Many parts of the business world are rushing to implement generative AI in their operational processes. The hope is that an “intelligent” machine can pick up mundane, repetitive tasks and free up humans to interface more with other humans and bring their own higher-level thinking to their work.

Workers’ compensation adjusters, who carry heavy workloads and can suffer from getting bogged down in reading medical records, must certainly be looking at this evolution with hope.

CorVel Corporation, the workers’ compensation TPA, is undertaking this journey with the goal of lifting the burden adjusters face by using AI to help them identify key information in medical records and other documents. But as exciting as AI is, CorVel is taking a thoughtful, measured approach.

“We’re intentionally moving at a slower pace to ensure we’re bringing value to the market and our clients. We are prioritizing quality and effectiveness over speed,” said Cathy Van Emon, a vice president of business development with CorVel.

According to Van Emon, CorVel has built an AI model that is designed to review medical records with the goal of enabling adjusters to produce claims notes that are more consistent and more in-depth.

So far, in pilot programs, CorVel adjusters are reporting efficiency gains in the 50% range.

An important aspect of the pilot program, according to Van Emon, is that business leaders met with adjusters daily to get their feedback on how the AI model was performing and where they needed to make adjustments. The model is designed to proactively help adjusters find the information they need much more quickly, without having to read hundreds of medical records line by line.

“Our adjusters are highly skilled and diligent, but we’re also providing them with guidance to help them prioritize what’s truly important. By doing so, we’re ensuring that they’re focused on delivering the best possible outcomes,” she said.

Those more critical tasks include identifying which cases should be targeted for early intervention, reducing fraud and waste, improving outcomes where possible and lowering the overall cost of care.

The efficiencies produced by AI are exciting, but Van Emon and her colleagues at CorVel are conscious of keeping the “human in the middle.”

Generative AI is notorious for producing what are being referred to as “hallucinations” — that is, producing language and citing information that it has essentially made up. That’s why it’s always going to be important to have veteran managers reviewing the work that generative AI produces.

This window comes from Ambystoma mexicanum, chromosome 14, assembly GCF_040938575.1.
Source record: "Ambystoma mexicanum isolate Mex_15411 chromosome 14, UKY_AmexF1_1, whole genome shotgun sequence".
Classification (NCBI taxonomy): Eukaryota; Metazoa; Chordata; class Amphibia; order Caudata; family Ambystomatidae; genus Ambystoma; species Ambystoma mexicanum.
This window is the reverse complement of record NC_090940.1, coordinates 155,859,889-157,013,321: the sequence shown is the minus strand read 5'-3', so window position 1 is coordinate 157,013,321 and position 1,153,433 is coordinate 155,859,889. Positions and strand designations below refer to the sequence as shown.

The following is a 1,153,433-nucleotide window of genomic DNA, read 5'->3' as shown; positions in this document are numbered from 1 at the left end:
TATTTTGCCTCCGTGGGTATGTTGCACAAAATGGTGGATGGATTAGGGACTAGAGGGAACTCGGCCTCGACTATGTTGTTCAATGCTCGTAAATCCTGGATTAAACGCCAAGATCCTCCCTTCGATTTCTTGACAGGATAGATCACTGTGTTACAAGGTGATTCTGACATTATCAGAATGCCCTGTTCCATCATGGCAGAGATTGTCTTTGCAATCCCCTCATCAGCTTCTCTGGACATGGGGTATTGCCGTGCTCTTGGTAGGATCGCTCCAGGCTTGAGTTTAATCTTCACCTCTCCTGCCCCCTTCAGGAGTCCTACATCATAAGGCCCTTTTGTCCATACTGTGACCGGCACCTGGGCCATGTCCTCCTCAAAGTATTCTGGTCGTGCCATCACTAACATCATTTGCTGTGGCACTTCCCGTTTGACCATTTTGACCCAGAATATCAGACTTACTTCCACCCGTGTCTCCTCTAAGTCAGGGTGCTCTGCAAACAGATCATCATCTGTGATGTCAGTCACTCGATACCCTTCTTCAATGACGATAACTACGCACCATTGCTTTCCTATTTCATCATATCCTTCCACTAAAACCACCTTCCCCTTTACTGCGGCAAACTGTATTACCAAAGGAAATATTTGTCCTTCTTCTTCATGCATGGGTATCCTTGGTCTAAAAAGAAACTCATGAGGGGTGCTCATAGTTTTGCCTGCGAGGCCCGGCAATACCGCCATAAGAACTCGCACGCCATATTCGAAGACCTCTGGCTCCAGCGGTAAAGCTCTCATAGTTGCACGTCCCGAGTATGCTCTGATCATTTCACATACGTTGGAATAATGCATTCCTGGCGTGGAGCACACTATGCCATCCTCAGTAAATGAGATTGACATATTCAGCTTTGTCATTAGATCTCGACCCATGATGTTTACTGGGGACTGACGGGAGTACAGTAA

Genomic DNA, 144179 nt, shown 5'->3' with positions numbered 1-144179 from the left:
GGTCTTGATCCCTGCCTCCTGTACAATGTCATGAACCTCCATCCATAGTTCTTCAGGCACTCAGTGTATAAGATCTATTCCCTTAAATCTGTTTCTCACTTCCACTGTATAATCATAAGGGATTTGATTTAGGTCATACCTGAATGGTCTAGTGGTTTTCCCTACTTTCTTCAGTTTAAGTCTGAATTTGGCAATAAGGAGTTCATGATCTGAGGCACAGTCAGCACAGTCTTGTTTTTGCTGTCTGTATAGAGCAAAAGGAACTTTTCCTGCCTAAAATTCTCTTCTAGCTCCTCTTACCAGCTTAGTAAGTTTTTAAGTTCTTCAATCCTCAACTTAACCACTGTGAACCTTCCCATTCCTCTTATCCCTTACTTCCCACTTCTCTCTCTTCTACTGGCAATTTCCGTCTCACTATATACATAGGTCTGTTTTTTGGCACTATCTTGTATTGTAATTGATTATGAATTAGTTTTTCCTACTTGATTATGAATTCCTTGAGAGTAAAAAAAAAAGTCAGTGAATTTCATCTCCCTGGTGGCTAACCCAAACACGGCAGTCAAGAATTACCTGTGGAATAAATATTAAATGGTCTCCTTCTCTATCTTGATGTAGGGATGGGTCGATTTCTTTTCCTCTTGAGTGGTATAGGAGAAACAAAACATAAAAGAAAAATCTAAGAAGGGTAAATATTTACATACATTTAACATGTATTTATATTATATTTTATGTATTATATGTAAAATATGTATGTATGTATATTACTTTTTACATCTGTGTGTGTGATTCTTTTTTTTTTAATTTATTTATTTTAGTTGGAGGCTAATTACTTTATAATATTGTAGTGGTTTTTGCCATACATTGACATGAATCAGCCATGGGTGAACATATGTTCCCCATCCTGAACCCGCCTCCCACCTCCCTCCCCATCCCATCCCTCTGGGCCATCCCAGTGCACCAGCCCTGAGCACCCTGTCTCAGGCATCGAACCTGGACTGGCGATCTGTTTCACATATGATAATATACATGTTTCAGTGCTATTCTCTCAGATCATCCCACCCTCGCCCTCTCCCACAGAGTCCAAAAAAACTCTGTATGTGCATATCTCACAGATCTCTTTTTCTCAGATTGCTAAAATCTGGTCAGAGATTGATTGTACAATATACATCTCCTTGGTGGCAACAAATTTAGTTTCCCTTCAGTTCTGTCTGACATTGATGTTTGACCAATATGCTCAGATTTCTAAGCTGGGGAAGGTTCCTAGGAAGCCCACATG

It’s also something that Van Emon and her colleagues at CorVel are stressing to younger workers.

“It’s essential to understand these concepts, because AI relies on your ability to verify its outputs. When AI provides information, you need to be able to critically evaluate it by saying ‘Yes, that makes sense’ or ‘No, that doesn’t make sense.’ ”

She added that “if you don’t grasp the underlying concepts, AI’s outputs may be misleading or incorrect.”

As Van Emon mentioned, CorVel is gathering feedback from colleagues and clients on how well the model works and what it could possibly mean to the collaborative art and science of workers’ compensation claims risk management. Over the next few months, she hopes to gather enough information to share with attendees at National Comp 2024 in Las Vegas.

Van Emon and Linda Finley, the director of risk management at Keurig Dr. Pepper Inc., will be presenting on the use of generative AI in workers’ compensation claims at National Comp, which will run from Oct. 15 to Oct.17 at the Mandalay Bay Resort in Las Vegas.

Topics they plan to cover include using AI to increase claim efficiency and reduce administrative burdens and the promise of AI-as-a-service in workers’ compensation risk management. &

Hear more from Van Emon and Finley at National Comp 2024. For more information on the session “The AI Edge” and other topics, visit here today.

The post National Comp: AI’s Claims Management Promise appeared first on Risk & Insurance.

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